If that’s too personal I understand and apologise for raising...   but enquiring minds do want to know if you are willing to say.  :) 

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1 hour ago, BillyOckham said:

Excellent reply again Nik.  Thanks for being so helpful with that.

May I ask a question that’s popped up lately...  a job the same as or similar to yours is open at Ripple,  are you still with Ripple?  Are you leaving?  
 

If that’s too personal I understand and apologise for raising...   but enquiring minds do want to know if you are willing to say.  :) 

It's not personal at all. Yes, I'm still with Ripple and still leading the C++ team. 

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14 hours ago, tulo said:

Isn't there a timestamp? Probably I don't get how the close_time is calculated.

There is a timestamp, however it seems that the partial validations contained the then-current timestamp and there was no real way (or benefit) to rewrite all ledger headers after validations were no longer partial. Remember that ledger header hashes are also part of the ledger itself and they in turn can influence the ordering (and thus outcome) of transactions.

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33 minutes ago, Sukrim said:

What about https://github.com/ripple/rippled-specs/ if we're on the topic of private information about XRPL?

That repo is a bit of an experiment for our team and is meant to hold our "work in progress" drafts for things we're brainstorming and/or that we aren't ready to propose or publish for everyone to comment. It contains no "private" information as such and there's nothing magical in there that contains "secret sauce" that only the Ripple team is privy to.

You may feel that's not being transparent, but I wouldn't agree; it's reasonable for our team to have a place where we can internally collaborate on specs or brainstorm on ideas before we are ready to publish something to the community.

With that said, I'm happy to look into making this repo public. If you want to see how the sausage is made, then by all means :lol:

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So @nikb if you have time can you say if you are thinking that the near halt or whatever it should be called is now rectified and shouldn’t happen from that cause again?

Do you think that the recent foundation creation will have a positive effect on this type of monitoring and mitigation area of the XRPL?

Thanks for being engaged and spending your valuable time educating us here.  Much appreciated.

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3 hours ago, BillyOckham said:

So @nikb if you have time can you say if you are thinking that the near halt or whatever it should be called is now rectified and shouldn’t happen from that cause again?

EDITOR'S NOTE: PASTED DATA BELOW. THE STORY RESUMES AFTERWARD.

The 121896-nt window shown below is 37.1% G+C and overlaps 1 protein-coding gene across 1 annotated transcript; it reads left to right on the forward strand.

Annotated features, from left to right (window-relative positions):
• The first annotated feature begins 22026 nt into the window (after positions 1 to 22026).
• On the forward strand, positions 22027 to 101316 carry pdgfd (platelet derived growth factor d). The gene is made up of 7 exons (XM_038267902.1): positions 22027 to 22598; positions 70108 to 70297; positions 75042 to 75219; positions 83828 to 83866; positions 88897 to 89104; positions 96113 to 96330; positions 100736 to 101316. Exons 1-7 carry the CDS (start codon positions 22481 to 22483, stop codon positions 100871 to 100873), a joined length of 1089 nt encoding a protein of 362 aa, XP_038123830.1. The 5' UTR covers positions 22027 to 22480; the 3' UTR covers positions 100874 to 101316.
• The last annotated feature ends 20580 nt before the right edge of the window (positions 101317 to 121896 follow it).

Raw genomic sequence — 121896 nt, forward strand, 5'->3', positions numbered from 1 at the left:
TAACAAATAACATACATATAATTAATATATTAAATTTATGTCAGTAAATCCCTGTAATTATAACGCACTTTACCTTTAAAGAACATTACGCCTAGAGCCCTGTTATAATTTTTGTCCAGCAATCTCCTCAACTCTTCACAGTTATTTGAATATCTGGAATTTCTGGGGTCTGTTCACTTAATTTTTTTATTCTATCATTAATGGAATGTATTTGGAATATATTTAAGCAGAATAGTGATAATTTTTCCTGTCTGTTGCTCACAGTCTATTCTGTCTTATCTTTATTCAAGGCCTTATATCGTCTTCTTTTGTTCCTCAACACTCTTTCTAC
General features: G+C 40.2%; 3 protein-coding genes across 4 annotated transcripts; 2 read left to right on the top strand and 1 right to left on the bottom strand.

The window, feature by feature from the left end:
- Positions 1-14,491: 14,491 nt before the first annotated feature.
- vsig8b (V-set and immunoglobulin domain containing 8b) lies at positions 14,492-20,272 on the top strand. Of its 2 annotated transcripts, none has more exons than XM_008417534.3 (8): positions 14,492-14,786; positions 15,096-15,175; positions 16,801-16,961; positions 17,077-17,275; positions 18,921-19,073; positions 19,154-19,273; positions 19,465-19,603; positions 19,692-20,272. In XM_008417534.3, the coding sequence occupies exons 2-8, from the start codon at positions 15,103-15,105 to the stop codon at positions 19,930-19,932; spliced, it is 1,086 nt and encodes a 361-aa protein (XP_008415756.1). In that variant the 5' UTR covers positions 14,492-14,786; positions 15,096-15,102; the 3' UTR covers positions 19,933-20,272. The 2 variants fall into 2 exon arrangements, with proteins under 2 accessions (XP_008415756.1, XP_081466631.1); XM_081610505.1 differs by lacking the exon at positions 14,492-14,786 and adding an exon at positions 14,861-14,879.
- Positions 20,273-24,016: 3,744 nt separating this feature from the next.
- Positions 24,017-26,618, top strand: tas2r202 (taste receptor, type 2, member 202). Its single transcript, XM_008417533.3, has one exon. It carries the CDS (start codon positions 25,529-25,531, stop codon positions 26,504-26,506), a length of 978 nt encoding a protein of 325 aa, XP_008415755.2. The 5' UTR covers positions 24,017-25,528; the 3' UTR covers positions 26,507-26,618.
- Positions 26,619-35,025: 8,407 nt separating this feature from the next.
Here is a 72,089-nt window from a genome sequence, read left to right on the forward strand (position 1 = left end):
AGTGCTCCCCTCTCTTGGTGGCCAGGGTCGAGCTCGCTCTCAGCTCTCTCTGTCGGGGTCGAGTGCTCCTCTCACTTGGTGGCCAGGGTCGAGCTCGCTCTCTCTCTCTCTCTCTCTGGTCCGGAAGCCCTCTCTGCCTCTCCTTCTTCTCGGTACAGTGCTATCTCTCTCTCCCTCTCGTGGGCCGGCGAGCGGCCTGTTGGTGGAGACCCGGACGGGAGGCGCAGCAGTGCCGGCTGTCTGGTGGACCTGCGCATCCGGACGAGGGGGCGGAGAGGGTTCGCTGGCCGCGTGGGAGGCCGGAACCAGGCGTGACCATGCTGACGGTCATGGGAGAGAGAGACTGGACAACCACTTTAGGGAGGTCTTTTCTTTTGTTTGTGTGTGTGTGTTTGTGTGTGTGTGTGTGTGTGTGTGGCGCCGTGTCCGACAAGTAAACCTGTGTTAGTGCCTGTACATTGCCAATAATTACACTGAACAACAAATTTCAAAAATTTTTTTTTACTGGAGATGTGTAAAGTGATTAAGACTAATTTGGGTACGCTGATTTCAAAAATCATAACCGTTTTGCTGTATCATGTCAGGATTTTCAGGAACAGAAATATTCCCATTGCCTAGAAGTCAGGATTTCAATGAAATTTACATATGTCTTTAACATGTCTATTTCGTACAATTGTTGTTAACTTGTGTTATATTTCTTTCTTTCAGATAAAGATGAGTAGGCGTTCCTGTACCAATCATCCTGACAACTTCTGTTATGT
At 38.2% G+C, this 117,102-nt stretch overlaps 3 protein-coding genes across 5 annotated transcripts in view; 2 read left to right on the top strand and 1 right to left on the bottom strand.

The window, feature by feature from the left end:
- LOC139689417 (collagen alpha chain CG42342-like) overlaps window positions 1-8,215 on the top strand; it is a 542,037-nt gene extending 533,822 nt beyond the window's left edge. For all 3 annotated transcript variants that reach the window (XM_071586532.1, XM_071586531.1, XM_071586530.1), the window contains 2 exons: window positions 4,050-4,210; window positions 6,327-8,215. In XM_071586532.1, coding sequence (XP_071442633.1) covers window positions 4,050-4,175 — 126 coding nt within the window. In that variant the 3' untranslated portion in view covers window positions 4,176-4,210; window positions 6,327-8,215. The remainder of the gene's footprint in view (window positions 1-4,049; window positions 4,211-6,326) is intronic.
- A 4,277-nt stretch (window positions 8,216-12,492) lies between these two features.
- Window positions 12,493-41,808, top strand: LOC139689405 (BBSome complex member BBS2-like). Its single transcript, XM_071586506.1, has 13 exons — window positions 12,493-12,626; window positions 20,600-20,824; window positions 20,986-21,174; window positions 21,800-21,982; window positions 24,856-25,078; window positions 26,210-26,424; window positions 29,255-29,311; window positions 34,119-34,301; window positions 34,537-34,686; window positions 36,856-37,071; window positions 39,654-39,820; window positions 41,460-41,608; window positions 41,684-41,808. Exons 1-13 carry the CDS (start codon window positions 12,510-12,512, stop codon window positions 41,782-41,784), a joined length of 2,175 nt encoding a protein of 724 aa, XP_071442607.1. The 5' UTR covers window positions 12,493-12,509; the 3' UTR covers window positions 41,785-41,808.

Do you think that the recent foundation creation will have a positive effect on this type of monitoring and mitigation area of the XRPL?

Thanks for being engaged and spending your valuable time educating us here.  Much appreciated.

The bug that caused this issue has been fixed (I linked some of the relevant commits earlier). It’s unlikely to occur again because of that bug (since it’s been fixed) but I can’t definitively say it won’t happen again: code is a living thing, and humans are imperfect, so maybe something was missed or some future change will introduce a similar bug.

I hope the Foundation will have a hugely positive impact but, ultimately, what it boils down to is people and engagement.

The strength of an open-source project is the community around it.

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8 hours ago, nikb said:

That repo is a bit of an experiment for our team and is meant to hold our "work in progress" drafts for things we're brainstorming and/or that we aren't ready to propose or publish for everyone to comment.

I hope I'll find useful info there, because my NUC is still suffering :D

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1 hour ago, tulo said:

I hope I'll find useful info there, because my NUC is still suffering :D

Please elaborate?

Also, to be very clear the rippled-specs repo contains no code: just drafts of documents we are preparing that are intended as specs but which we don't feel meet the high bar we set for ourselves. For example the "negative UNL" documentation that now lives in `rippled` repo, under docs/0001-negative-unl began life in the rippled-specs repo, where it was reviewed and refined by my colleagues, prior to being made public.

 

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20 minutes ago, nikb said: